Looking back on a completed project (or even a partially completed project) to examine where things went well and where things didn’t go so well is an indispensable part of running consistently successful, profitable projects. Otherwise, you’re doomed to repeat the same mistakes over and over. A project retrospective is more than just having a big group-hug with your team and your subcontractors (although, a little love-collateral can help keep the peace and smooth any hiccups). A reflection is also about examining the numbers, and using that information to feed future projects. First, however, you need to actually have those numbers — and the metrics, and the reports — and this means you need to have executed on project tracking and earned value management during the execution phases of your project.
Insufficient historical information plagues many businesses trying to run profitable projects. Sadly, it’s often the case that very little data is collected during a project, so very little is known about what happened. All that’s typically available to many project managers is the summary totals contained in the corporate ERP. This is only marginally helpful, as it’s missing so many crucial details that help planners and estimators get better at their job. Equally tragic is when information is tracked, but it’s stored in a series of spreadsheets. As we all know, the reporting and metrics you can achieve from spreadsheets is terse, vague and time-consuming to obtain.

We’ll talk more about this in upcoming articles. I hope this has been helpful. Please leave a comment and let me know what you think!

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Chris Ronak draws from over 20 years working with project-based businesses in management, project management and consulting positions. He is currently the CEO and founder of 4castplus, a web-based software solution that delivers full project cost management, estimating, forecasting and real-time tracking to keep complex projects on budget and on schedule.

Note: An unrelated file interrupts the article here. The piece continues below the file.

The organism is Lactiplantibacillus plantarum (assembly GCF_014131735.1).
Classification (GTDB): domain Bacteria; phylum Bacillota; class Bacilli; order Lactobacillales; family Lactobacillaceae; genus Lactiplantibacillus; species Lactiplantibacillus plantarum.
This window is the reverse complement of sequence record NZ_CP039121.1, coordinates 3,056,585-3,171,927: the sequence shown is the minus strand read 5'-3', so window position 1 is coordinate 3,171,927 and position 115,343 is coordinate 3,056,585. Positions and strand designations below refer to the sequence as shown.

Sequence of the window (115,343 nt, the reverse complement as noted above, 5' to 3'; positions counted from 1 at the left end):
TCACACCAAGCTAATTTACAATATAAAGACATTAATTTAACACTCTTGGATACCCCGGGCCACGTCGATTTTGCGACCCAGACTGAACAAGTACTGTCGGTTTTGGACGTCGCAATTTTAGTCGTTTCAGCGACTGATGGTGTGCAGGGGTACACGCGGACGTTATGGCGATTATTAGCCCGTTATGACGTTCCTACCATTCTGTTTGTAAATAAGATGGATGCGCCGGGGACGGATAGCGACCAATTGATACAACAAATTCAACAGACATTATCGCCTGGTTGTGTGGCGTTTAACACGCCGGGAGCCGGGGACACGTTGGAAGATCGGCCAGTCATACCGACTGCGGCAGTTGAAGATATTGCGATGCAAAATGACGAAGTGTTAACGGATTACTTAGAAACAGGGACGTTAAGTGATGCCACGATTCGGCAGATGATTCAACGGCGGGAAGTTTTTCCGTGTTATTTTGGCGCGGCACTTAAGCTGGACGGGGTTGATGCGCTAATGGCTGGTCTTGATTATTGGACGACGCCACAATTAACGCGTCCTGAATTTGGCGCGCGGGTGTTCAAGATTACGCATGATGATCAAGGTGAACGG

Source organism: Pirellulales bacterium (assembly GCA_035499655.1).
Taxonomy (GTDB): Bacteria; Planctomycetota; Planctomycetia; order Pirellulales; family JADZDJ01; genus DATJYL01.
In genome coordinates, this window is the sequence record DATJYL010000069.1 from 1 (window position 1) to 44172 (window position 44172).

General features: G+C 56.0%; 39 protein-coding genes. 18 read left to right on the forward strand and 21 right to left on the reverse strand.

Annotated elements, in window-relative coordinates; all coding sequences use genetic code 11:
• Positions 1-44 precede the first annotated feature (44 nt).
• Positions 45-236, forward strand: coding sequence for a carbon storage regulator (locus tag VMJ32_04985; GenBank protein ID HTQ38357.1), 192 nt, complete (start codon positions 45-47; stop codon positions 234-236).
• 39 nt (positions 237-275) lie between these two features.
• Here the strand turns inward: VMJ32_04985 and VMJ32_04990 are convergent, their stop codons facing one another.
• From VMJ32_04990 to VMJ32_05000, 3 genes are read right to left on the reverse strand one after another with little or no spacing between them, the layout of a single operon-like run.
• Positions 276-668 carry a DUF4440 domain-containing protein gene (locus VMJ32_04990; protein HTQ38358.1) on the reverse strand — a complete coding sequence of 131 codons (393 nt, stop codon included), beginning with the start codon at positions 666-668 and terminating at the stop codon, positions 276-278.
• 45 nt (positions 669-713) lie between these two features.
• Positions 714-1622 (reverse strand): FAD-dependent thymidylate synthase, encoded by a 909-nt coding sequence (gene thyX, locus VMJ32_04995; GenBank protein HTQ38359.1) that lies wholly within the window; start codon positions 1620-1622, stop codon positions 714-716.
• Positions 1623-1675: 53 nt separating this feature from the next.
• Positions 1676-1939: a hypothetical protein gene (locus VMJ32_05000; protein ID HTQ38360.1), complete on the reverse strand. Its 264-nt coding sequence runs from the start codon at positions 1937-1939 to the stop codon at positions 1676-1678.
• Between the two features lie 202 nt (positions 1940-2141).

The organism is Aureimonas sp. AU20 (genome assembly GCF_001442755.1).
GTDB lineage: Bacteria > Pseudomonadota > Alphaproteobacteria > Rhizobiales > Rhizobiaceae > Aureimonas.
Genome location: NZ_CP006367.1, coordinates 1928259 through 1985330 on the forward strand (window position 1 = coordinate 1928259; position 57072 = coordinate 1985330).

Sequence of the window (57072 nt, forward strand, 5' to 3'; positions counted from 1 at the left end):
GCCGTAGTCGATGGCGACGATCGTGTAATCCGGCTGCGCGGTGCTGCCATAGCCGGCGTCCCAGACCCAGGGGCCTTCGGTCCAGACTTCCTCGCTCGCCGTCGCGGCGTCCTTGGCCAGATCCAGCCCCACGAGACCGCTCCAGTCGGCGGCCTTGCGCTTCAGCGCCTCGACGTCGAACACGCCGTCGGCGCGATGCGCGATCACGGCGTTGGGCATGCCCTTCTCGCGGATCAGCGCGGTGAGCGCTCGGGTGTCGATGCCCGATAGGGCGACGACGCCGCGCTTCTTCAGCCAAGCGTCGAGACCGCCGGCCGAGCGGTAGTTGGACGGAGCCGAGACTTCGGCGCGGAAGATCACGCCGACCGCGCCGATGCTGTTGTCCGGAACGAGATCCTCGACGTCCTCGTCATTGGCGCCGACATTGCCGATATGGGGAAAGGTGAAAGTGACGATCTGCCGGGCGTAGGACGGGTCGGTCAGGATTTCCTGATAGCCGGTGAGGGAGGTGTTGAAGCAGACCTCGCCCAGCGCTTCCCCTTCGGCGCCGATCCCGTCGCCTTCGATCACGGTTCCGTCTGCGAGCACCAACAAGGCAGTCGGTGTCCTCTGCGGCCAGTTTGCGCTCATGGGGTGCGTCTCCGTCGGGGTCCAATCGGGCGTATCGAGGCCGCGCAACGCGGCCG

Wednesday, 19 October 2011 11:32

The Perfect Partnership

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Companies often struggle to maintain a good balance between their market activities and their product development efforts. The fact is – most new products are not ready for prime time. This circumstance leads to products that deliver less value than anticipated or fail altogether. This inability of organizations to effectively bring products to market often creates a significant drag on companies’ ability to innovate and compete in today’s rapidly changing marketplaces.

There are a significant number of reasons why it’s so challenging to effectively bring products to market.  Some are external, such as changing market conditions or shifting customer needs. However, many problems result from internal challenges such as overstretched contributors, the wrong mix of skills, poorly understood processes, and misalignment between the core team members in the value creation process.

Professions such as business analysis and project management have boundaries and roles that are well understood. Both have their bodies of knowledge, process groups, and foundational knowledge areas.  In contrast and ironically, the product management profession spans 70 years but has yet to fully codify its body of knowledge. The resulting lack of clarity on the responsibilities and boundaries of a product manager often contributes to many of the internal inefficiencies and missed opportunities we see within today’s organizations.

There is often tremendous internal confusion regarding the role, span, and scope of a product manager.  Ambiguity in the responsibilities of this role leads to dissonance and tension as the key stakeholders in the value creation process – project managers, business analysts, and lead engineers – struggle to understand what to expect from product management. Given the profession’s historical fragmentation and lack of a solidified standard, where does one look? What are the boundaries of the role and how can we work together more effectively?

Perhaps the best way to start is by defining the role of a product manager and illustrating the product management life cycle. Product managers are responsible for creating and sustaining value throughout the entire life cycle of a product. The focus on creating and sustaining value is what makes product management unique.


This product management life cycle© model is the property of The Association of International Product Marketing and Management (AIPMM)©.